June 2010 Archives

*sigh* Unhelpful PCI Advice

In scanning through my morning reading, I ran across this gem of a piece from Help Net Security. I'm really starting to wonder what is going on in the industry. This is seriously some of the worst advice I've seen regarding PCI DSS compliance in recent months.

"Two things are infinite: the universe and human stupidity; and I'm not sure about the universe." -Albert Einstein

The subtitle for this piece could easily be "a whole lotta stupid goin' on." Is it something about summertime, or have we really gotten to a place in our civilization where we just can't progress any farther? It really seems like regression is the only option to which most people will avail themselves today. Attack the science, attack that which isn't understood, and let's just rely on supposition (or, so it seems).

I've been mulling this piece over for more than a week now as all the drama has played out in Congress around building up a better "cyberwar" capability (as if that's something well-defined and understood). At the same time there has been an up-tick in mindless rhetoric railing against risk assessment, analysis, and management. Quite frankly, it all belies woeful ignorance and a wanton disregard for the sane. In both cases we see people making wild claims about things they clearly do not understand. Risk management is more than qualitative risk assessment, and "cyberwar" is a delusion perpetrated by those who desire to FUD us into ceding yet more power to the Executive Branch.

Researching DLP Solutions

I recently had a project to help spec out a DLP project for a customer from a high-level perspective. Having never done anything with DLP previously I embarked on a research mission. What I found was interesting. There's not much out there on the intarwebs. As such, I thought I'd offer a few quick suggestions, just in case you want to go research solutions, too.

1) Start with Securosis! Their reports are freely available, comprehensive, and more informative than anything else I found.
2) Search for Gartner and Forrester reports. While these analyst firms charge for their reports, vendors will often post them for free. Specifically, try these search strings:
---> forrester wave content security suites
---> gartner magic quadrant data loss prevention
3) Beware DLP (as in Digital Light Processing) from Texas Instruments. You might need to use advanced search functions to -television -TI and so on.

Happy hunting!

Free Advice for Adobe

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"The thing about free advice is that you often get what you pay for." -Unknown

I've been mulling over Adobe for the last couple days, and intermittently for the last few years. Here we have a company that has, by all accounts, been highly successful, and yet seemingly has an absolutely terrible reputation in the security community (and now in the tech community with the Apple dispute over Flash). It makes me wonder "what are these leaders thinking?" each time I hear reports about another issue, and see very little in the way of satisfactory responses from the company.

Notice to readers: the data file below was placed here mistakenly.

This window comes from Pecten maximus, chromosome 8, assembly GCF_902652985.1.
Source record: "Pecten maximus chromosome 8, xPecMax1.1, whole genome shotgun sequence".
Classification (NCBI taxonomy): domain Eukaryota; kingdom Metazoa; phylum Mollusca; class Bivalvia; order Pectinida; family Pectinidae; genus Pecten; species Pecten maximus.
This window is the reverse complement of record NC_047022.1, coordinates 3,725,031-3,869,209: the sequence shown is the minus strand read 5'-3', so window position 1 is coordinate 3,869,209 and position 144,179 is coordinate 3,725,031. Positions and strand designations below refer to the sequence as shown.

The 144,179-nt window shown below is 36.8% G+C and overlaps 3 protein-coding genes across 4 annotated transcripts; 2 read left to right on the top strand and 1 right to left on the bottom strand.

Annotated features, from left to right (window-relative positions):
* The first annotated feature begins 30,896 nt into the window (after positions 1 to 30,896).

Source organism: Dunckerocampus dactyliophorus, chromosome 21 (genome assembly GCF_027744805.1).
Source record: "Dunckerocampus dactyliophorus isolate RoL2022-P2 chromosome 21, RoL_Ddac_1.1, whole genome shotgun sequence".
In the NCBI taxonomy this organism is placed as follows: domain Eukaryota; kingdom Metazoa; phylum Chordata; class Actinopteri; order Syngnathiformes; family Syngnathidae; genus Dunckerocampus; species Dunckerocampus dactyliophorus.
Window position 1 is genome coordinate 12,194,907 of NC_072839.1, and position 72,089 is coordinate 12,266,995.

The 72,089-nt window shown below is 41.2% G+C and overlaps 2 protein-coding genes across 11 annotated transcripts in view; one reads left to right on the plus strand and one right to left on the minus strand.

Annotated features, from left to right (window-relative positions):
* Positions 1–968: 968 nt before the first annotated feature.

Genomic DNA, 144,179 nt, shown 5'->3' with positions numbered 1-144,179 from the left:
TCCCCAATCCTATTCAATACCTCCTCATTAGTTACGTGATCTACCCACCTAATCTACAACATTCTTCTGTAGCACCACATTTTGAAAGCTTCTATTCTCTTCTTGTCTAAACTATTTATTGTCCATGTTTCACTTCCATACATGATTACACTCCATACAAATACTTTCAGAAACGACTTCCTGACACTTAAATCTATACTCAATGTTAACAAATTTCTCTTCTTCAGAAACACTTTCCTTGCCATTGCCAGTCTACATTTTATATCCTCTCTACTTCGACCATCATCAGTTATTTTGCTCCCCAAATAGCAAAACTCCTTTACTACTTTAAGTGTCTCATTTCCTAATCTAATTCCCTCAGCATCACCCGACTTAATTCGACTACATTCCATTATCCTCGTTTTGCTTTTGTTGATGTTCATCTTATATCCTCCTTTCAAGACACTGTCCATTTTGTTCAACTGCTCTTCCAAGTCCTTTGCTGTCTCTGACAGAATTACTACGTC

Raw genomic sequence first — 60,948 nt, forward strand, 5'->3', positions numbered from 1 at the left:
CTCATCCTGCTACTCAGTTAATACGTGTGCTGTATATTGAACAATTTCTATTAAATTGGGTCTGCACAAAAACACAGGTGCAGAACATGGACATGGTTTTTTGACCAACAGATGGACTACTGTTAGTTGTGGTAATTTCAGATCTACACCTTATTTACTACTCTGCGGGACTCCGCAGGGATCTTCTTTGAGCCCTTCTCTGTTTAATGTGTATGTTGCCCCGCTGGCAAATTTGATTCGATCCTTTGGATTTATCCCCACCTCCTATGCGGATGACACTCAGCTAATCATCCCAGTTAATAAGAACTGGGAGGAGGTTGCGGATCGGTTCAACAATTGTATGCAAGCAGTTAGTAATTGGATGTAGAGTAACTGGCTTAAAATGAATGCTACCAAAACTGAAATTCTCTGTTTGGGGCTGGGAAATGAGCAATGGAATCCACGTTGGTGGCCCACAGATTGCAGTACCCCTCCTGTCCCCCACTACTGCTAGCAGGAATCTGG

From this perspective of outside-looking-in pondering, I thought I'd (perhaps arrogantly) postulate 5 steps that I think Adobe could take to help right the ship a bit, and maybe, just maybe, improve their perception in the industry. Can the phoenix rise from the ashes? Sure... but only with some major cultural changes...

There has been a lot of negative, cynical chatter lately about risk assessment and risk management. The average person doesn't understand it, and people who should understand it oftentimes throw up their hands in despair when citing examples such as the failures of Wall Street that led to the current economic mess. Unfortunately, all of this despair and cynicism seeks to throw out the baby with the bath water, as if to say that one bad apple spoils an entire orchard.

To me, I think the biggest challenges to risk management today lie in a few key areas: accountability, consequences, and formalized assessment methods. The first two areas are easy to explain. If you're doing a good job assessing and managing risk, then you can start holding people accountable for their decisions and actions. That accountability should then lead to consequences (positive or negative). Unfortunately, we live in an era where we fear failure, and thus pad ourselves, our families, our investments, and our country against suffering negative consequences. Without negative consequences, what is the point of managing risk?

Since this has come up a couple times in the past week, I thought that I'd take a moment to elaborate on why I bristle at the phrase "best practice." It's quite simple, really, and often comes down to semantics (which, despite the frequent dismissal, can be quite important). To this end, I think there are a couple key points we should all keep in mind when we encounter the phrase.

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